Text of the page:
For the first time in more than a decade, a serving Israeli prime minister re-committed to a two-state solution with the Palestinians. But his comments didn’t sit well with many Israelis. His comments were made prior to his losing office at the recent General Elections. Lapid told the UN General assembly that Israel’s economic and military strength enables it to strive for peace with the Arab world, including the Palestinians. “An agreement with the Palestinians, based on the two states for two peoples, is the right thing for Israel’s security, for Israel’s economy and for the future of our children,” he said. Lapid sees peace not as a compromise or weakness but as a courageous decision. Israel, he says, has one condition: “that a future Palestinian state will be a peaceful one; that it will not become another terror base from which to threaten the well-being and the very existence of Israel.”
His speech drew fire, especially from Benjamin Netanyahu, the now prime minister and former opposition leader. Netanyahu tweeted, “After the right-wing government led by me removed the Palestinian state from the world agenda, after we brought four historic peace agreements with Arab countries that bypassed the Palestinian veto, Lapid is bringing the Palestinians back to the forefront of the world stage and putting Israel right into the Palestinian hole.” Even before the speech, Lapid’s coalition predecessor as prime minister, Naftali Bennett blasted the rumoured announcement, writing on Facebook that “there is no place or logic to raise the idea of a Palestinian state.” Former Israeli Ambassador to the U.N. Danny Danon calls the topic a political ploy.Danon said, “It’s not on the table. Nobody’s discussing it. And we know there is no real partner on the Palestinian side today,” he added.
In his UN speech, even Lapid acknowledged what Palestinians did after Israel made territorial concessions, referring to the nation’s 2005 unilateral withdrawal from the Gaza Strip. In less than a year, Hamas, a murderous terror organization, came to power. They destroyed the greenhouses and replaced them with terrorist training camps and rocket launch sites. “Since we left Gaza, over 20,000 rockets and missiles have been fired at Israel. All of them at civilians. All of them at our children,” he reminded the General Assembly. Referring to Iran, the then prime minister accused the Islamic regime of conducting an “orchestra of hate” against Israel and elsewhere. “They hate and kill Muslims who think differently, like Salman Rushdie and Mahsa Amini. Their hate is a way of life. It is a way to preserve their oppressive rule,” Lapid warned.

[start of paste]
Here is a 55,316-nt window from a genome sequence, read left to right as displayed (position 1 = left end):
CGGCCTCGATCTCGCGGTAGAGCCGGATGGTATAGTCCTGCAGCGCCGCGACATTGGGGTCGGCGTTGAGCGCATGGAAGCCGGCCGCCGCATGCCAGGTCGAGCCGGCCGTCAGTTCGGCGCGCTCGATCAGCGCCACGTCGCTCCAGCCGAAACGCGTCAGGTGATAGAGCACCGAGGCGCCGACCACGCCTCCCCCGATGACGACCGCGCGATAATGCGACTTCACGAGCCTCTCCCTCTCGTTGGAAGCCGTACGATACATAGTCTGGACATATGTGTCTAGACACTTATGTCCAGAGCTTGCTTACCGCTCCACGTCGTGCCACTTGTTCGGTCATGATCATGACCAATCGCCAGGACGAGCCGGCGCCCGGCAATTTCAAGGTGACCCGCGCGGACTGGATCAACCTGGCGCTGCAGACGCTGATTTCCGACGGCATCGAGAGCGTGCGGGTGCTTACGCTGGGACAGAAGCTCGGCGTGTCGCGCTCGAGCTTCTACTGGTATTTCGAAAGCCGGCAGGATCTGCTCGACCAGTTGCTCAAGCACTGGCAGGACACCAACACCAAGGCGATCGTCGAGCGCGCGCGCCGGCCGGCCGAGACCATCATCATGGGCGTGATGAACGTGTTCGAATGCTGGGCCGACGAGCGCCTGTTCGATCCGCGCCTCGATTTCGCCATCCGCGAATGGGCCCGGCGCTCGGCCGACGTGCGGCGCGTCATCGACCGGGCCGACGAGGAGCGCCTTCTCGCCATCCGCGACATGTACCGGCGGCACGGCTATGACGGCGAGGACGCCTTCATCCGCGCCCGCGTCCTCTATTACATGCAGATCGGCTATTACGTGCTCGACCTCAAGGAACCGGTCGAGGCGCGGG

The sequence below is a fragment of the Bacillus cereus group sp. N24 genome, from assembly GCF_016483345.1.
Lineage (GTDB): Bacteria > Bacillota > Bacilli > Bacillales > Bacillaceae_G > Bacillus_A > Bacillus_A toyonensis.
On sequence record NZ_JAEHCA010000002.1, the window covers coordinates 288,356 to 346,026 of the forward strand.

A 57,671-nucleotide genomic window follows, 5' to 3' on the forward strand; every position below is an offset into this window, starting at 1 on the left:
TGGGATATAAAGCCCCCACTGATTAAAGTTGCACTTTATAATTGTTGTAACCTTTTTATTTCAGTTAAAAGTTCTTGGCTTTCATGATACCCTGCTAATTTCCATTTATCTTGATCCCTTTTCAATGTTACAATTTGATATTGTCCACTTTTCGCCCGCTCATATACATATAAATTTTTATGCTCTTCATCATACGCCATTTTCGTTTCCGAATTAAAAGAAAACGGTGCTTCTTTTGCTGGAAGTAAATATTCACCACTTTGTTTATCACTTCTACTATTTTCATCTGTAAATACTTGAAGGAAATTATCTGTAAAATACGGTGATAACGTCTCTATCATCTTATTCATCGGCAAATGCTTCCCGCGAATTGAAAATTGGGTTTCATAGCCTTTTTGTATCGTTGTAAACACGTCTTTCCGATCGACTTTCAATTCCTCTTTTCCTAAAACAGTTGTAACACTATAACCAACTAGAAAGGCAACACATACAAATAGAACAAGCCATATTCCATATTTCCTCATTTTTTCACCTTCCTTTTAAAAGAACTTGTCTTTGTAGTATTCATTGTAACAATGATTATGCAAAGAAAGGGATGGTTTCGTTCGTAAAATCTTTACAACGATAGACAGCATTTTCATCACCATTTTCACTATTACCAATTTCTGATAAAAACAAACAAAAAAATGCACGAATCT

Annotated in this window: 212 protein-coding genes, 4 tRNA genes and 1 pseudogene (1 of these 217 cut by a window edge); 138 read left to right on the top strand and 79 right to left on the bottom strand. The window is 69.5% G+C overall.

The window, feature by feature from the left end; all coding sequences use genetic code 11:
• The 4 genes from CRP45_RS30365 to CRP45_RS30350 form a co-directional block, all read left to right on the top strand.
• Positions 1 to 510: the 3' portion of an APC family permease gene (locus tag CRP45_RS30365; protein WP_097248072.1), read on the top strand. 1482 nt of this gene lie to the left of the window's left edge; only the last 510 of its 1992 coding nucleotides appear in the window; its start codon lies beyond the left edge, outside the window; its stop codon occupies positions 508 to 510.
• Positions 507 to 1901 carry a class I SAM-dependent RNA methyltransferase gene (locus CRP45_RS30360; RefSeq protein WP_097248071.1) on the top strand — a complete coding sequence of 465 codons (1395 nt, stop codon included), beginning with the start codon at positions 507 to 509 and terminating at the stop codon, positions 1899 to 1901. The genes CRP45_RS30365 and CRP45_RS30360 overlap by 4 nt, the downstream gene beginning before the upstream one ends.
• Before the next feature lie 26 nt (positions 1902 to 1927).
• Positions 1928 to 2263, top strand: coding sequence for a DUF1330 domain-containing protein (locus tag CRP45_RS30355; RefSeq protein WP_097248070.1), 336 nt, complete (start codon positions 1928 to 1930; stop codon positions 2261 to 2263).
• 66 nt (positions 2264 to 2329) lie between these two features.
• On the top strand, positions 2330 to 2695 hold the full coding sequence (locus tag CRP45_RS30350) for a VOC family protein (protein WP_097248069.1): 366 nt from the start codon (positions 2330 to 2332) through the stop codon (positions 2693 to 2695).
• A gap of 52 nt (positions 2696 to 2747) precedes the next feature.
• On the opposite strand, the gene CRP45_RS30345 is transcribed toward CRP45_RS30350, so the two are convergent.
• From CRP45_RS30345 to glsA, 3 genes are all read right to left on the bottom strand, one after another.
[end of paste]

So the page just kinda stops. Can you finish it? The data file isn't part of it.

He also pointed out Iran is the only U.N. Member bold enough to openly say it wants to destroy another member. “Iran has declared time and time again that it is interested in the ‘total destruction’ of the State of Israel. And this building is silent,” he said. Lapid added that if Iran gets a nuclear weapon, he believes it would use it. “The only way to prevent Iran from getting a nuclear weapon, is to put a credible military threat on the table,” Lapid said. Danon says that while Lapid touched on all the right points, he didn’t go far enough. “We all expected him to push stronger, especially after Iranian President Raisi denying the holocaust recently. I think he should have been stronger on these issues, tougher on these issues, I think that we should have demanded more countries not to attend the speech of Raisi.”
Earlier, Israel’s current Ambassador Gilead Erdan walked out of the General Assembly during Iranian President Ebrahim Raisi’s speech, displaying a picture of the Holocaust victims in his family. Two days before, Raisi said further research is needed to verify the holocaust really happened. Erdan tweeted: “A murderer like #raisi who denies the holocaust, (amongst many human rights violations) has zero place on the world stage. He asked for proof, well here are my Auschwitz surviving grandmothers. The ambassadors in the General Assembly leave his speech. A dictator deserves no voice.”
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